Last weekend Ukrainian president Volodymyr Zelensky visited both Holland and Denmark, where government leaders in each country promised to deliver the long-coveted F-16 Fighting Falcon to the Ukrainian Armed Forces (UAF). As with a litany of other major Western military platforms that have been given to Kyiv throughout the war, Kyiv supporters hailed the jets as potential game-changers. Just like all the gear that preceded the Fighting Falcons, however, these military aircraft will not alter the course of the war.
Historic, or Useful for the Ongoing War in Ukraine?
In response to the twin announcements, Zelensky said the decision to give F-16s to Ukraine were “absolutely historic, powerful, and inspiring for us.” The Ukrainian president’s enthusiasm was likely tempered, however, when considering the process necessary even to get the aircraft operational and into the air war. Denmark’s Prime Minister Mette Frederiksen said that “hopefully” six fighters would be delivered before the end of this year, another eight in 2024, and the rest in 2025.
Dutch Prime Minister Mark Rutte didn’t put a number on how many F-16s his country would contribute nor when delivery might be expected. The airplanes, he said, would be delivered when “conditions for such a transfer have been met.” He also did not specify what those conditions were. But Zelensky claimed the acquisition of those fighters would have a significant and meaningful impact on the war.
The F-16s, the Ukrainian leader said, “will certainly give new energy, confidence, and motivation to fighters and civilians. I’m sure it will deliver new results for Ukraine and the entire Europe.”
That is Zelensky’s hope, but the reality will be different. Likely significantly different. Since early in the war, there have been various hopes that the acquisition of modern NATO gear and capabilities would provide game-changing capacity for Ukraine.
Changing the Game
Early in the war, there was the delivery of Stinger air defense missiles, Javelin anti-tank missiles, and tactical drone systems. Then came the contribution of the 155mm howitzers M777, which the Ukrainian Minister of Defense called a “game changer.”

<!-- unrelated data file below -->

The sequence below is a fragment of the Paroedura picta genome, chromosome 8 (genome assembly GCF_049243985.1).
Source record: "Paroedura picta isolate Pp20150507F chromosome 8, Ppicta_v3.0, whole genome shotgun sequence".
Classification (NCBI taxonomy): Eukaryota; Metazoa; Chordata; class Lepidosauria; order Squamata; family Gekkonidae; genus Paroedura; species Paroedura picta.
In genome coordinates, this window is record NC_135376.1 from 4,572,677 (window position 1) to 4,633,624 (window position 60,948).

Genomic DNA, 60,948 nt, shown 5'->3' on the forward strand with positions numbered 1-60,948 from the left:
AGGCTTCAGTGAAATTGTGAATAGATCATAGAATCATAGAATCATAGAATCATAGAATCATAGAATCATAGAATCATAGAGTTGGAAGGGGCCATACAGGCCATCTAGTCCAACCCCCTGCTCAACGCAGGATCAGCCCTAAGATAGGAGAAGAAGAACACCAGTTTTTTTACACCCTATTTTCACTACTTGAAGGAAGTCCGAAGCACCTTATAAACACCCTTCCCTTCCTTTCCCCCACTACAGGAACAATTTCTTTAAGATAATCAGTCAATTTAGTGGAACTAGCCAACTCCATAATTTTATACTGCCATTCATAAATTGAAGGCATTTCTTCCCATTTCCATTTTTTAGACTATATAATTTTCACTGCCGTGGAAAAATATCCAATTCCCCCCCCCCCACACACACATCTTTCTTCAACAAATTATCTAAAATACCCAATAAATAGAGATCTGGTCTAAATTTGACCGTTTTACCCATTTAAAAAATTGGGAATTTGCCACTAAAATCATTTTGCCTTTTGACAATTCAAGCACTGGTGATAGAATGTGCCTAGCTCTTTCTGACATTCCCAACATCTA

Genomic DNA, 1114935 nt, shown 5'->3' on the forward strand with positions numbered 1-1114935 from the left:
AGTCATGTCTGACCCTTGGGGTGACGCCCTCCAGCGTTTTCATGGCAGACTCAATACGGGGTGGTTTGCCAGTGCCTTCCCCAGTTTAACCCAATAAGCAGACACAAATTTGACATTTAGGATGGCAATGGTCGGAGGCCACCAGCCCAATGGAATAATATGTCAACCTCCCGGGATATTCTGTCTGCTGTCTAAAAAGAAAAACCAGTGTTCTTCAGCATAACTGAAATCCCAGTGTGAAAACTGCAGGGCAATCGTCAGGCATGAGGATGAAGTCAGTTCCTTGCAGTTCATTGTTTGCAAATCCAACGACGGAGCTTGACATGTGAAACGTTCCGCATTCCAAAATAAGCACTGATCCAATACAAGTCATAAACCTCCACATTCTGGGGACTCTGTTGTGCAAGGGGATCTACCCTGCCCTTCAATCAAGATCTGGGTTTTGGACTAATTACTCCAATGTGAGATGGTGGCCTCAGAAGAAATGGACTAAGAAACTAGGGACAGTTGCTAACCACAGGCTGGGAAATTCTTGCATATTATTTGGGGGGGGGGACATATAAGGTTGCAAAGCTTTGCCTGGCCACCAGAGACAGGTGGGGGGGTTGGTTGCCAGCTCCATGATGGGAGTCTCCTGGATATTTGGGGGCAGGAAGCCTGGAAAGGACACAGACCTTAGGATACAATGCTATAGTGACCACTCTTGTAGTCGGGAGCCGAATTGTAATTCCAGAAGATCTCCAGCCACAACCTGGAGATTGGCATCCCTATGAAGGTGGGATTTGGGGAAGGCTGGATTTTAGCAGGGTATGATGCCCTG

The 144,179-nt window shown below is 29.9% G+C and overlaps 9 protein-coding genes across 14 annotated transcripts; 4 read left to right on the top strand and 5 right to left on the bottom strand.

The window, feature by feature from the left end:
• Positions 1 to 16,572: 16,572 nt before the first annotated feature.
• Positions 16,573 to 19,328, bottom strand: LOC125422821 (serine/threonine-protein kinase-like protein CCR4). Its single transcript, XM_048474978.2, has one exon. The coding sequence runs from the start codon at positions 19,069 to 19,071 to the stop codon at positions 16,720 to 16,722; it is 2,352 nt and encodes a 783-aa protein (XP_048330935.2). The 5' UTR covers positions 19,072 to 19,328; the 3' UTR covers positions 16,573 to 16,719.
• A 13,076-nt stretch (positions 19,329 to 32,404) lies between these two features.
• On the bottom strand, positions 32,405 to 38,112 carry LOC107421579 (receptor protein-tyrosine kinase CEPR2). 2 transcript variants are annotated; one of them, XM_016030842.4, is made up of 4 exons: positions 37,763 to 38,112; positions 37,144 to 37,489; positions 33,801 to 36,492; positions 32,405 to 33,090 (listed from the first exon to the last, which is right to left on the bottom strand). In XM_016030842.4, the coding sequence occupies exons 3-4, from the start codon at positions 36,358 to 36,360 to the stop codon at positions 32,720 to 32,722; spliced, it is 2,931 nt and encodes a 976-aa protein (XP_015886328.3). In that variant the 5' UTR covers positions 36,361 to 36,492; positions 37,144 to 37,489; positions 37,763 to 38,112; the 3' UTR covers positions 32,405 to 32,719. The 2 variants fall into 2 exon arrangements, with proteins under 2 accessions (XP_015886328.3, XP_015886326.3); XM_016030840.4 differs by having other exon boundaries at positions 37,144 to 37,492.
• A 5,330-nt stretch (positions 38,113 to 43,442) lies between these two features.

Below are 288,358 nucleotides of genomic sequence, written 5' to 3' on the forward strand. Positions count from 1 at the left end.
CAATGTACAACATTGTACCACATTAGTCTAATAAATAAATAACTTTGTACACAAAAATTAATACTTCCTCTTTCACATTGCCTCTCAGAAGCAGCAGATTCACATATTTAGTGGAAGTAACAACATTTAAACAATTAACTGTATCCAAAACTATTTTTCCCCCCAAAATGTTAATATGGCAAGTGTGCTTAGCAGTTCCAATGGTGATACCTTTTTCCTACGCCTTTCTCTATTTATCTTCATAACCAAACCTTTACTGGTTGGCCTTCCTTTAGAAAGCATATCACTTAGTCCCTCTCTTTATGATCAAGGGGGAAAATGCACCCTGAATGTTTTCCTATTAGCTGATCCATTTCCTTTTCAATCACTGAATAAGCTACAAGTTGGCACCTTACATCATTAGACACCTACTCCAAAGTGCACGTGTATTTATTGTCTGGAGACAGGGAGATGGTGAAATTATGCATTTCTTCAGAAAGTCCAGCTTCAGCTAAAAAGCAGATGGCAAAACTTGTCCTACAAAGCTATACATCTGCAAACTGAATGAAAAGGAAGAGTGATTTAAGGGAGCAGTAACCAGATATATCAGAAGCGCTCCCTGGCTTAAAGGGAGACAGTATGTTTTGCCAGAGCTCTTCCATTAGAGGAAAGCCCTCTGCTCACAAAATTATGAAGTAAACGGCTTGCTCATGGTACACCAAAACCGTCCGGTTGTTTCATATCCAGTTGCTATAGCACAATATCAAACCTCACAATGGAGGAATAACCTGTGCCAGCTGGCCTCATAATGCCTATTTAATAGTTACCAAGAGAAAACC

Then the “game changer” of HIMARS rocket launchers was introduced, then the IRIS-T air defense system, the “game changer” Challenger 2 tanks from the U.K., “game changer” Leopard 2 tanks from Germany, Bradley Fighting Vehicles and Stryker Fighting Vehicles from the United States, and “game changer” Patriot Air Defense Systems. Yet none of them, individually or collectively, have produced a game-changing effect. The acquisition of F-16s will be no different.
First, the F-16 has been operating for over a half-century, initially entering service in 1979. The versions that will be made available to Ukraine will not be the newest, most modernized versions, but among the oldest. The Dutch, for example, will donate the very F-16 aircraft they had already designated as obsolete and began phasing them out (before upgrading to F-35s).
Second, aside from the considerable pilot training issues, the F-16 requires significant infrastructure support, highly trained maintenance personnel, substantial maintenance after each combat flight (for which large inventories of spare parts must be on hand), and the construction of special runways. All of these requirements have long lead times to produce and are costly to maintain.
Third, the F-16 is a solid aircraft but can only reach its full potential when operating as part of an integrated air and air defense system. Further, and perhaps most critically, it is vulnerability to Russian air defense systems, such as the S-300 or S-400, and would be at a disadvantage in air-to-air combat against Russia’s SU-35 fighters.
It’s not that the F-16 is a bad platform or that it wouldn’t perform ably. It is a solid piece of offensive weaponry. But there are too few of them, too few Ukrainian pilots who can master the F-16 in the near term, too many logistical and tactical shortcomings, and Russia’s countermeasures to the Fighting Falcon are too effective.
Just like the M777 Howitzers, the IRIS-T air defense systems, the Bradley Fighting Vehicles, Strykers, Patriots, and other modern weaponry delivered to Kyiv throughout this war, the F-16s would be “effective” but will not change the overall balance of power or change the outcome of the war.
As I have written many times in these pages, wars are first and foremost fought and won – or lost – by men, not by technology. Ukraine has shown remarkable courage, tenacity, and fearlessness in its conduct throughout this war, and in many ways, they have exceeded expectations.
But the UAF troops and pilots are not machines, and after suffering egregious losses over the past 18 months their capacity to wage war has diminished. Having a few newer planes is not going to change the course of the war. It is time both Washington and Kyiv accepted this harsh reality.
Daniel L. Davis is a Senior Fellow for Defense Priorities and a former Lt. Col. in the U.S. Army who deployed into combat zones four times. He is the author of “The Eleventh Hour in 2020 America.” The author is also a 19FortyFive Contributing Editor.